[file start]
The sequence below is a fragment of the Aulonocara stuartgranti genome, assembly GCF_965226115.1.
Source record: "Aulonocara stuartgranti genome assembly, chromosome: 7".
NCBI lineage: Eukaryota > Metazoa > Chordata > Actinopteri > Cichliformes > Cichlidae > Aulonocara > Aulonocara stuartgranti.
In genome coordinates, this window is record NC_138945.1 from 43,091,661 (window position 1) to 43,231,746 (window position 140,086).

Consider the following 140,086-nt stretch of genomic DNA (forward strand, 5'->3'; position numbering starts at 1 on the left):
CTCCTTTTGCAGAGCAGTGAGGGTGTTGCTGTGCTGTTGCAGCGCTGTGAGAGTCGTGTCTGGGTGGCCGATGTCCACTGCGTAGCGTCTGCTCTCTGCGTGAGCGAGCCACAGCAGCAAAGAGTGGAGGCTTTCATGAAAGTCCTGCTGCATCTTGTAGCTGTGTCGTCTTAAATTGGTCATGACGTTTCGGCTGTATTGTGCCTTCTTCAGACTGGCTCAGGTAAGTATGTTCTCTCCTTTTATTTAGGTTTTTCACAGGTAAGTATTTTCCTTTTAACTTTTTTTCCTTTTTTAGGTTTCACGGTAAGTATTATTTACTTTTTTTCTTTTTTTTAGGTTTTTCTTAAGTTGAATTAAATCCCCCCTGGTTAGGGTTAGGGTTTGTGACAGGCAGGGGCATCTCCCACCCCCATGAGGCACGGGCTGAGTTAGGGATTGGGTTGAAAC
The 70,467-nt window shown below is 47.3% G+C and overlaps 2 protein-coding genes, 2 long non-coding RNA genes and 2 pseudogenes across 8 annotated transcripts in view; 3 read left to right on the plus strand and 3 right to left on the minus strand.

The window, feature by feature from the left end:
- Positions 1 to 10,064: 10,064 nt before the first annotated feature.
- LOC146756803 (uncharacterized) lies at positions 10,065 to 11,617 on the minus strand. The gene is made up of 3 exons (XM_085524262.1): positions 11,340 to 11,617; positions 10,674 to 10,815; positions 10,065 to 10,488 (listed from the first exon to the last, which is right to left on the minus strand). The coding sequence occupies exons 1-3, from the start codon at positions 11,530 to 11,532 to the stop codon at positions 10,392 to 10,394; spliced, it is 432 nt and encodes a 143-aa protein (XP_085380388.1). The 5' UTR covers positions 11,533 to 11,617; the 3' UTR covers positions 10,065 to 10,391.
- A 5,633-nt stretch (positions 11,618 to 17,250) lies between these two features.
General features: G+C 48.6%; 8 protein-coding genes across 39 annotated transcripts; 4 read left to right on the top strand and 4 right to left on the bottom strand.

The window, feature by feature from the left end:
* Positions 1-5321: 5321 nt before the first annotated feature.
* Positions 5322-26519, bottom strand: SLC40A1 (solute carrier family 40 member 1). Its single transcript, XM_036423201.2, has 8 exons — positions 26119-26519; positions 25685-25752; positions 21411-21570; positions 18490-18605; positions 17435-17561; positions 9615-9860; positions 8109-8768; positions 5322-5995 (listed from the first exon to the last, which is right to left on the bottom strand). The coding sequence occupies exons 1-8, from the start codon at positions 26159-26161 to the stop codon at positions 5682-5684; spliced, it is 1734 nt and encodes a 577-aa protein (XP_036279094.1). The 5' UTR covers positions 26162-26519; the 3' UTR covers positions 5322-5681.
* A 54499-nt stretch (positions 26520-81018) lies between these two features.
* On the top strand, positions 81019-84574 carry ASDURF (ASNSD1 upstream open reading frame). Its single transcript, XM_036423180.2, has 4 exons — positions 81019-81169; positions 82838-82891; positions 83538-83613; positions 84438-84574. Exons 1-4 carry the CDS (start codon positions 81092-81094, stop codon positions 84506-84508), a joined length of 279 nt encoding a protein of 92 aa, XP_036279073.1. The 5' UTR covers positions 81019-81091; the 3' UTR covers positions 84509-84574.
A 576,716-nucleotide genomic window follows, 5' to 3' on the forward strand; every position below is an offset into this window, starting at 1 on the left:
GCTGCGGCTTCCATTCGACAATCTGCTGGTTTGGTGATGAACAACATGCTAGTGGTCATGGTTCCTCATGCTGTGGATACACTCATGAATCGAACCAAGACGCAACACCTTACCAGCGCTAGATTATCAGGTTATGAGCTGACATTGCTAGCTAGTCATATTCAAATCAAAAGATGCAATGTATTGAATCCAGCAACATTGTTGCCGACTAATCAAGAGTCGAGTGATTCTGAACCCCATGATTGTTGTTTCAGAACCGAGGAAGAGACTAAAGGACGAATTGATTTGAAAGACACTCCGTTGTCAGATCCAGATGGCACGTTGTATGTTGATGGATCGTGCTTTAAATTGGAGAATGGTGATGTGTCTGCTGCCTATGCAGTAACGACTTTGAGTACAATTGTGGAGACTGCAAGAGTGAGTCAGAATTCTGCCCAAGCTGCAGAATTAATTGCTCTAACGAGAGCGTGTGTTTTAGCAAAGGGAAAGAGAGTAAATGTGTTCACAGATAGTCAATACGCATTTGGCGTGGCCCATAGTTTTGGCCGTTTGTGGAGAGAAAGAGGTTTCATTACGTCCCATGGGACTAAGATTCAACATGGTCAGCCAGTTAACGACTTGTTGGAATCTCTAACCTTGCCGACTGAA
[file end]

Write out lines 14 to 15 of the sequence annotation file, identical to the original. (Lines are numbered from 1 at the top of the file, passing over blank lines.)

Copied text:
* Positions 1-5321: 5321 nt before the first annotated feature.
* Positions 5322-26519, bottom strand: SLC40A1 (solute carrier family 40 member 1). Its single transcript, XM_036423201.2, has 8 exons — positions 26119-26519; positions 25685-25752; positions 21411-21570; positions 18490-18605; positions 17435-17561; positions 9615-9860; positions 8109-8768; positions 5322-5995 (listed from the first exon to the last, which is right to left on the bottom strand). The coding sequence occupies exons 1-8, from the start codon at positions 26159-26161 to the stop codon at positions 5682-5684; spliced, it is 1734 nt and encodes a 577-aa protein (XP_036279094.1). The 5' UTR covers positions 26162-26519; the 3' UTR covers positions 5322-5681.